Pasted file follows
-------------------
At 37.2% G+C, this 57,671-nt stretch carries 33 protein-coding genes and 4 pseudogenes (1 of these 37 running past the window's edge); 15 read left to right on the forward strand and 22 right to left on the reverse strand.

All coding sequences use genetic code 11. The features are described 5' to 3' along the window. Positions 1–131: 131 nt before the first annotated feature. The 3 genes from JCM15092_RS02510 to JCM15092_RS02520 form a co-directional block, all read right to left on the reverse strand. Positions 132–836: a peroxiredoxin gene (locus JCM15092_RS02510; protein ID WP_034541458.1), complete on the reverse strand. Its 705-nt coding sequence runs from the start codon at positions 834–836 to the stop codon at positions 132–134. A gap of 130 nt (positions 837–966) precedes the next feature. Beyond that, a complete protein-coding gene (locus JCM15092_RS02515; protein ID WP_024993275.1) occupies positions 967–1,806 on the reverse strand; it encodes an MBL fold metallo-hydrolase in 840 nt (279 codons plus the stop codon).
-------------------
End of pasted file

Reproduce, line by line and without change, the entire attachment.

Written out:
At 37.2% G+C, this 57,671-nt stretch carries 33 protein-coding genes and 4 pseudogenes (1 of these 37 running past the window's edge); 15 read left to right on the forward strand and 22 right to left on the reverse strand.

All coding sequences use genetic code 11. The features are described 5' to 3' along the window. Positions 1–131: 131 nt before the first annotated feature. The 3 genes from JCM15092_RS02510 to JCM15092_RS02520 form a co-directional block, all read right to left on the reverse strand. Positions 132–836: a peroxiredoxin gene (locus JCM15092_RS02510; protein ID WP_034541458.1), complete on the reverse strand. Its 705-nt coding sequence runs from the start codon at positions 834–836 to the stop codon at positions 132–134. A gap of 130 nt (positions 837–966) precedes the next feature. Beyond that, a complete protein-coding gene (locus JCM15092_RS02515; protein ID WP_024993275.1) occupies positions 967–1,806 on the reverse strand; it encodes an MBL fold metallo-hydrolase in 840 nt (279 codons plus the stop codon).